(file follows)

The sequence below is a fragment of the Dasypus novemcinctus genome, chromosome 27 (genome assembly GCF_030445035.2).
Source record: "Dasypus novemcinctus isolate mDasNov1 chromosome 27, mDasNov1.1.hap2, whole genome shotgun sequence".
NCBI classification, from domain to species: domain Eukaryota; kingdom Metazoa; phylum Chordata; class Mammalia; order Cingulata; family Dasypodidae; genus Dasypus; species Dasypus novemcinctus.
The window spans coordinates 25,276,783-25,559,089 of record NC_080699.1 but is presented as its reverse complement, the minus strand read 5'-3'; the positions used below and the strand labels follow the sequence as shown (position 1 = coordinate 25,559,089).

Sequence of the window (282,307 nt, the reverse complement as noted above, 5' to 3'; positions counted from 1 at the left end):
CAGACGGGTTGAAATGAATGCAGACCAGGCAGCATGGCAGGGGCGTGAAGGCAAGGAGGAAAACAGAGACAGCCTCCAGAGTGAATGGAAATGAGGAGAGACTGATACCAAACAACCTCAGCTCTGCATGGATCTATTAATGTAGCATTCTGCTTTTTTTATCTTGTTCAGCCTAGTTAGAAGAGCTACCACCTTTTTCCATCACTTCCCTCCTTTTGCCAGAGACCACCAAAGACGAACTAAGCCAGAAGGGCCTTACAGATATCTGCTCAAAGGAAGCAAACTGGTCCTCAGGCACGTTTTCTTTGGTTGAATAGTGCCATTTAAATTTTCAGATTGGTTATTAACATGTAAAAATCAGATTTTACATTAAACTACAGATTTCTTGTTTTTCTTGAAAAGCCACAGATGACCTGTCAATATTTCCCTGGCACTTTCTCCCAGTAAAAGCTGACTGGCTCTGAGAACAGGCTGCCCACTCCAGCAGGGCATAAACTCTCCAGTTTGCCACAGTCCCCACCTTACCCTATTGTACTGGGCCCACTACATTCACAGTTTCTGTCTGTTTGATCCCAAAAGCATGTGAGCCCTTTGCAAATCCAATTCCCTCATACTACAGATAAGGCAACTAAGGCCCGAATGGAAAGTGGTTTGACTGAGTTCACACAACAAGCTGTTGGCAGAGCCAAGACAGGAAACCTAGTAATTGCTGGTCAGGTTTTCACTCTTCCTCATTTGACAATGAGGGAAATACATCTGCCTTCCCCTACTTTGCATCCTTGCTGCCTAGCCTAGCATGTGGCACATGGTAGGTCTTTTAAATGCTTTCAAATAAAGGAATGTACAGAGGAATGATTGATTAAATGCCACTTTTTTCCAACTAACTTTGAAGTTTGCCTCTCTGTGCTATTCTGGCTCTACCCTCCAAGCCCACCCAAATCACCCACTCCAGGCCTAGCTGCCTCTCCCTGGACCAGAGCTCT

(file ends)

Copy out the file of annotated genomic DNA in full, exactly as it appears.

The sequence below is a fragment of the Dasypus novemcinctus genome, chromosome 27 (genome assembly GCF_030445035.2).
Source record: "Dasypus novemcinctus isolate mDasNov1 chromosome 27, mDasNov1.1.hap2, whole genome shotgun sequence".
NCBI classification, from domain to species: domain Eukaryota; kingdom Metazoa; phylum Chordata; class Mammalia; order Cingulata; family Dasypodidae; genus Dasypus; species Dasypus novemcinctus.
The window spans coordinates 25,276,783-25,559,089 of record NC_080699.1 but is presented as its reverse complement, the minus strand read 5'-3'; the positions used below and the strand labels follow the sequence as shown (position 1 = coordinate 25,559,089).

Sequence of the window (282,307 nt, the reverse complement as noted above, 5' to 3'; positions counted from 1 at the left end):
CAGACGGGTTGAAATGAATGCAGACCAGGCAGCATGGCAGGGGCGTGAAGGCAAGGAGGAAAACAGAGACAGCCTCCAGAGTGAATGGAAATGAGGAGAGACTGATACCAAACAACCTCAGCTCTGCATGGATCTATTAATGTAGCATTCTGCTTTTTTTATCTTGTTCAGCCTAGTTAGAAGAGCTACCACCTTTTTCCATCACTTCCCTCCTTTTGCCAGAGACCACCAAAGACGAACTAAGCCAGAAGGGCCTTACAGATATCTGCTCAAAGGAAGCAAACTGGTCCTCAGGCACGTTTTCTTTGGTTGAATAGTGCCATTTAAATTTTCAGATTGGTTATTAACATGTAAAAATCAGATTTTACATTAAACTACAGATTTCTTGTTTTTCTTGAAAAGCCACAGATGACCTGTCAATATTTCCCTGGCACTTTCTCCCAGTAAAAGCTGACTGGCTCTGAGAACAGGCTGCCCACTCCAGCAGGGCATAAACTCTCCAGTTTGCCACAGTCCCCACCTTACCCTATTGTACTGGGCCCACTACATTCACAGTTTCTGTCTGTTTGATCCCAAAAGCATGTGAGCCCTTTGCAAATCCAATTCCCTCATACTACAGATAAGGCAACTAAGGCCCGAATGGAAAGTGGTTTGACTGAGTTCACACAACAAGCTGTTGGCAGAGCCAAGACAGGAAACCTAGTAATTGCTGGTCAGGTTTTCACTCTTCCTCATTTGACAATGAGGGAAATACATCTGCCTTCCCCTACTTTGCATCCTTGCTGCCTAGCCTAGCATGTGGCACATGGTAGGTCTTTTAAATGCTTTCAAATAAAGGAATGTACAGAGGAATGATTGATTAAATGCCACTTTTTTCCAACTAACTTTGAAGTTTGCCTCTCTGTGCTATTCTGGCTCTACCCTCCAAGCCCACCCAAATCACCCACTCCAGGCCTAGCTGCCTCTCCCTGGACCAGAGCTCT